Skin Like Iron - Descent Into Light [12-inch] (Cover Artwork)

Skin Like Iron

Skin Like Iron: Descent Into Light [12-inch]

Descent Into Light [12-inch] (2010)

Six Feet Under


1.5
This is a strange record to figure out. This band has a great name, a cool album cover, and the recording quality is thick and full with an awesome guitar tone, but the actual content of the record leave me shaking my head in confusion. The problem with this band is the music. Since this is, I as...

This is a strange record to figure out. This band has a great name, a cool album cover, and the recording quality is thick and full with an awesome guitar tone, but the actual content of the record leave me shaking my head in confusion.

The problem with this band is the music. Since this is, I assume, a hardcore band, the only actual melody is in the guitar parts, which take center stage for the entire record and are elevated high above everything else in the mix–an approach that can work well when the guitars are done well. However, Skin Like Iron's riffs just don't make sense melodically. They slip in and out of tonality, often in a major key (which is odd, since 99.999% of heavy music is in a minor key), and sometimes without any tonal center at all. There are times where it sounds like the writer just moved his hands around without worrying about what it really sounds like, almost randomly.

For instance, the opening riff of the record ("Animals") is just a major scale going down and up. It sounds like a high school marching band warm-up. Then there is the main riff to the track "Survival", which sounds like nothing, just random notes. The guitars also have the annoying tendency, almost always, of throwing on the extra fifth on the bottom of power chords. For guitar players, it's that thing when you play a power chord on the A-string and then bar your first finger to the E-string as well so that you are playing the E and A strings on the same fret. I've always felt that this trick should be used as more of a spice; it's very annoying when used as a crutch, which is what SLI does over and over on this record.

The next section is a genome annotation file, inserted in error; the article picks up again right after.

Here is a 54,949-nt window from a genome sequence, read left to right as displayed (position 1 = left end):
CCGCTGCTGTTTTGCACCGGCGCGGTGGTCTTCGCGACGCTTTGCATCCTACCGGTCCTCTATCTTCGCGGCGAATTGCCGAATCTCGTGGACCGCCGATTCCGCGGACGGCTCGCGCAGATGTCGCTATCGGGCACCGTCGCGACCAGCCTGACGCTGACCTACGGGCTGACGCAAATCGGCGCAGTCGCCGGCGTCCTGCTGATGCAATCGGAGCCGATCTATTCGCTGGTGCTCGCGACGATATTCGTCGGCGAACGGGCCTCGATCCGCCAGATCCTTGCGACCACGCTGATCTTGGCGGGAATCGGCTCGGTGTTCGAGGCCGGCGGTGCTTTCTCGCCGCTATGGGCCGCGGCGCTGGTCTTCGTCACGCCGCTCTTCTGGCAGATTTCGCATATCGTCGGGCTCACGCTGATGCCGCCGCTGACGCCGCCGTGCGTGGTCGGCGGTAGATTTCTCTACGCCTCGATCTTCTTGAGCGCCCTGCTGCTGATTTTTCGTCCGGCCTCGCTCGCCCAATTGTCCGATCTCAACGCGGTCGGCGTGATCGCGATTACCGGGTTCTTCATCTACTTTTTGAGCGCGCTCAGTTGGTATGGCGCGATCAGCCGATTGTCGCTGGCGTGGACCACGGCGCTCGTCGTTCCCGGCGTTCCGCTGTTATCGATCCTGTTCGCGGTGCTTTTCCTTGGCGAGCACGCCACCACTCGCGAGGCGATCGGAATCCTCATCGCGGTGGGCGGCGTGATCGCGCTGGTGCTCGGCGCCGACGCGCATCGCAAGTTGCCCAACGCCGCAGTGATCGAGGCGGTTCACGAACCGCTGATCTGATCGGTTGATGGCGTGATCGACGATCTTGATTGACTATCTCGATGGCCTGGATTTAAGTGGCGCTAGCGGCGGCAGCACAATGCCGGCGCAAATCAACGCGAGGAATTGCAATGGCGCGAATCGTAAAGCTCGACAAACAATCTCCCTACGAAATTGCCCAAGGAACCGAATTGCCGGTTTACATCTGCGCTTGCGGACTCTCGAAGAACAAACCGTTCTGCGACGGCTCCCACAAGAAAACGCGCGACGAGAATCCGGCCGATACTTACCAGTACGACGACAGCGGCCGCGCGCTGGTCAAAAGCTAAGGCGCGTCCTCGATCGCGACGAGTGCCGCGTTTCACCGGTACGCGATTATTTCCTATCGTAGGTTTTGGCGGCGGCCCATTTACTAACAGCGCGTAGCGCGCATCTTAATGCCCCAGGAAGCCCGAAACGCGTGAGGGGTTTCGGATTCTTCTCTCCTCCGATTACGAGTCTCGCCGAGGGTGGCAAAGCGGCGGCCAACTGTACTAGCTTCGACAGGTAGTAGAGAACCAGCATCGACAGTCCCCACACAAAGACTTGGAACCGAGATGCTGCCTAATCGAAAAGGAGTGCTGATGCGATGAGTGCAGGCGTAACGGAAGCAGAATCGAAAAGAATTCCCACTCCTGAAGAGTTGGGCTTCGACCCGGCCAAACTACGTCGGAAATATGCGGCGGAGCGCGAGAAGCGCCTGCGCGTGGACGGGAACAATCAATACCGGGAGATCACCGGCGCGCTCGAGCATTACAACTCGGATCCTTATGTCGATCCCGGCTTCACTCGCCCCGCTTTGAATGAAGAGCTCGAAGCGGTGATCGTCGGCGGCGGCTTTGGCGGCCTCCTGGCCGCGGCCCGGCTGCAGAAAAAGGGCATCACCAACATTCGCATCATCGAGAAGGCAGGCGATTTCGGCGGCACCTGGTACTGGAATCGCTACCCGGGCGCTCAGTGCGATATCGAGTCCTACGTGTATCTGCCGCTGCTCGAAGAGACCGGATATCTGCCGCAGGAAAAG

The only thing I can come up with why Skin Like Iron would want to sound atonal or try to play in a major key so often is that occasionally this sounds like Fucked Up, who often play in a major key, but actually pull it off. With all of that, there are two instances on the record that I thought worked and sounded good. The first is in the track "Violent Trauma", which sounds like old Bad Religion with screaming, and the intro riff to "A Metropolis Collapsed", which makes the atonality work before the song shifts into another weird riff that just doesn't work.

As for the rest of the record, the vocals are screamed, sounding a bit like a higher-pitched Integrity. The lyrics are typical apocalypse-predicting fare that is common in many modern hardcore bands. In "A Metropolis Collapsed": "Nothing remains, nothing stands. In the shadows of a metropolis collapsed. Nothing remains of the days when life once thrived. The sunshine–so bright–bright enough to blind your eyes. No memories remain to remind you of the time you were alive." And so on. As for the drums, they are buried in the mix, but there is a drum break in the song "Survival" where the drummer is just playing the D-beat by himself and it's done pretty poorly.

Ultimately, this is a weird record. It looks nice from the outside, but the content suffers from the atonal guitar riffs and lack of real substance in the lyrics. I don't see anyone on this site being into this.